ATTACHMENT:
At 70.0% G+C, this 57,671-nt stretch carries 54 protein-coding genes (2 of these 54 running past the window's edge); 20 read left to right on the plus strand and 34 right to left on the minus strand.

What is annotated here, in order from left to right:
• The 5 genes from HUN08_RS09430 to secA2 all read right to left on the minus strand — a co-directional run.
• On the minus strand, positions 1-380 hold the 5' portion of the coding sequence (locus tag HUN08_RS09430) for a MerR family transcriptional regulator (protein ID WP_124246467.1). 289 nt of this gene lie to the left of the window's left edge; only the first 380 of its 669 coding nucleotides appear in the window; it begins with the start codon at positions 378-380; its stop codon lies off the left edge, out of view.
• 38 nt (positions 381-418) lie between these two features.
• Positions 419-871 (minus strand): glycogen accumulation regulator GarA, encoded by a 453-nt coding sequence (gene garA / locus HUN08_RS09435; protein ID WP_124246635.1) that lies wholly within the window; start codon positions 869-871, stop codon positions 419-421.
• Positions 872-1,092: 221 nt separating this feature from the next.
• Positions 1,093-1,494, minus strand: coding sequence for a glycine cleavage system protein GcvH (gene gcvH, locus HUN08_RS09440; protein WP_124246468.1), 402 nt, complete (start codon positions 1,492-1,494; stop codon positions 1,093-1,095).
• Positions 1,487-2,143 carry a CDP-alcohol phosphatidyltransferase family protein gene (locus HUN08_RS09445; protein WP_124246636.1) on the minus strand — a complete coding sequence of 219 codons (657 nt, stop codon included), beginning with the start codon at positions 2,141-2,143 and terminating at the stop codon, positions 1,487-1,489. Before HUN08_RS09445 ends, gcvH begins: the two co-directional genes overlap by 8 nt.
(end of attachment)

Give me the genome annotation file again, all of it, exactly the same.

At 70.0% G+C, this 57,671-nt stretch carries 54 protein-coding genes (2 of these 54 running past the window's edge); 20 read left to right on the plus strand and 34 right to left on the minus strand.

What is annotated here, in order from left to right:
• The 5 genes from HUN08_RS09430 to secA2 all read right to left on the minus strand — a co-directional run.
• On the minus strand, positions 1-380 hold the 5' portion of the coding sequence (locus tag HUN08_RS09430) for a MerR family transcriptional regulator (protein ID WP_124246467.1). 289 nt of this gene lie to the left of the window's left edge; only the first 380 of its 669 coding nucleotides appear in the window; it begins with the start codon at positions 378-380; its stop codon lies off the left edge, out of view.
• 38 nt (positions 381-418) lie between these two features.
• Positions 419-871 (minus strand): glycogen accumulation regulator GarA, encoded by a 453-nt coding sequence (gene garA / locus HUN08_RS09435; protein ID WP_124246635.1) that lies wholly within the window; start codon positions 869-871, stop codon positions 419-421.
• Positions 872-1,092: 221 nt separating this feature from the next.
• Positions 1,093-1,494, minus strand: coding sequence for a glycine cleavage system protein GcvH (gene gcvH, locus HUN08_RS09440; protein WP_124246468.1), 402 nt, complete (start codon positions 1,492-1,494; stop codon positions 1,093-1,095).
• Positions 1,487-2,143 carry a CDP-alcohol phosphatidyltransferase family protein gene (locus HUN08_RS09445; protein WP_124246636.1) on the minus strand — a complete coding sequence of 219 codons (657 nt, stop codon included), beginning with the start codon at positions 2,141-2,143 and terminating at the stop codon, positions 1,487-1,489. Before HUN08_RS09445 ends, gcvH begins: the two co-directional genes overlap by 8 nt.